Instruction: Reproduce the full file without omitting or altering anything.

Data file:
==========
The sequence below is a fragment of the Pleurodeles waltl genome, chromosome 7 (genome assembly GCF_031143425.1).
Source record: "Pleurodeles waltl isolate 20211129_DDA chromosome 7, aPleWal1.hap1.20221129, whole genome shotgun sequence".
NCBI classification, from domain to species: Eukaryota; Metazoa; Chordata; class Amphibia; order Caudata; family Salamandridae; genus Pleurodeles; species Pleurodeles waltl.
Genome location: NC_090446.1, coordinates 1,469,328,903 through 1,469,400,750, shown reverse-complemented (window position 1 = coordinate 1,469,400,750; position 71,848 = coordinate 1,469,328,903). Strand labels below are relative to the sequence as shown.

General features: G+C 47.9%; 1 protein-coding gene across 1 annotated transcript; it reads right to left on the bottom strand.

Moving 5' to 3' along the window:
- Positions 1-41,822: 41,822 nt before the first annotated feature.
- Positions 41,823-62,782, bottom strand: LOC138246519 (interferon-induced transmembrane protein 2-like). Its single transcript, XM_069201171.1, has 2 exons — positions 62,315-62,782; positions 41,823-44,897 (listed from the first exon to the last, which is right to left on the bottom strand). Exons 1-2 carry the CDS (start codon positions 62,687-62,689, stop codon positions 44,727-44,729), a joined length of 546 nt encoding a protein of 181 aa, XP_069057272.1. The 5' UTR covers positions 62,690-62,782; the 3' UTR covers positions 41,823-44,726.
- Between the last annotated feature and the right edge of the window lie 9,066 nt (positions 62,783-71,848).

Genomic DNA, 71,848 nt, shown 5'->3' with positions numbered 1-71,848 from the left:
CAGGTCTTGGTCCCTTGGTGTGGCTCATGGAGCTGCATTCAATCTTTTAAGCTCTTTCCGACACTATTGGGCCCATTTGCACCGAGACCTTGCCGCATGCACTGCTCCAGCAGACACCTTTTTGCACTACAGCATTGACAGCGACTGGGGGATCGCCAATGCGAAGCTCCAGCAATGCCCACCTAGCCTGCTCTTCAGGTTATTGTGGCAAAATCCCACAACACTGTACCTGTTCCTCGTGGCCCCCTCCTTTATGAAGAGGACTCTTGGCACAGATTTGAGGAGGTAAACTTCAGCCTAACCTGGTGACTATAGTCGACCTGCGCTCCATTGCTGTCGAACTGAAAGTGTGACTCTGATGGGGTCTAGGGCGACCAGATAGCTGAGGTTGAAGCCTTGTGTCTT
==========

The sequence below is a fragment of the Pleurodeles waltl genome, chromosome 7 (genome assembly GCF_031143425.1).
Source record: "Pleurodeles waltl isolate 20211129_DDA chromosome 7, aPleWal1.hap1.20221129, whole genome shotgun sequence".
NCBI classification, from domain to species: Eukaryota; Metazoa; Chordata; class Amphibia; order Caudata; family Salamandridae; genus Pleurodeles; species Pleurodeles waltl.
Genome location: NC_090446.1, coordinates 1,469,328,903 through 1,469,400,750, shown reverse-complemented (window position 1 = coordinate 1,469,400,750; position 71,848 = coordinate 1,469,328,903). Strand labels below are relative to the sequence as shown.

General features: G+C 47.9%; 1 protein-coding gene across 1 annotated transcript; it reads right to left on the bottom strand.

Moving 5' to 3' along the window:
- Positions 1-41,822: 41,822 nt before the first annotated feature.
- Positions 41,823-62,782, bottom strand: LOC138246519 (interferon-induced transmembrane protein 2-like). Its single transcript, XM_069201171.1, has 2 exons — positions 62,315-62,782; positions 41,823-44,897 (listed from the first exon to the last, which is right to left on the bottom strand). Exons 1-2 carry the CDS (start codon positions 62,687-62,689, stop codon positions 44,727-44,729), a joined length of 546 nt encoding a protein of 181 aa, XP_069057272.1. The 5' UTR covers positions 62,690-62,782; the 3' UTR covers positions 41,823-44,726.
- Between the last annotated feature and the right edge of the window lie 9,066 nt (positions 62,783-71,848).

Genomic DNA, 71,848 nt, shown 5'->3' with positions numbered 1-71,848 from the left:
CAGGTCTTGGTCCCTTGGTGTGGCTCATGGAGCTGCATTCAATCTTTTAAGCTCTTTCCGACACTATTGGGCCCATTTGCACCGAGACCTTGCCGCATGCACTGCTCCAGCAGACACCTTTTTGCACTACAGCATTGACAGCGACTGGGGGATCGCCAATGCGAAGCTCCAGCAATGCCCACCTAGCCTGCTCTTCAGGTTATTGTGGCAAAATCCCACAACACTGTACCTGTTCCTCGTGGCCCCCTCCTTTATGAAGAGGACTCTTGGCACAGATTTGAGGAGGTAAACTTCAGCCTAACCTGGTGACTATAGTCGACCTGCGCTCCATTGCTGTCGAACTGAAAGTGTGACTCTGATGGGGTCTAGGGCGACCAGATAGCTGAGGTTGAAGCCTTGTGTCTT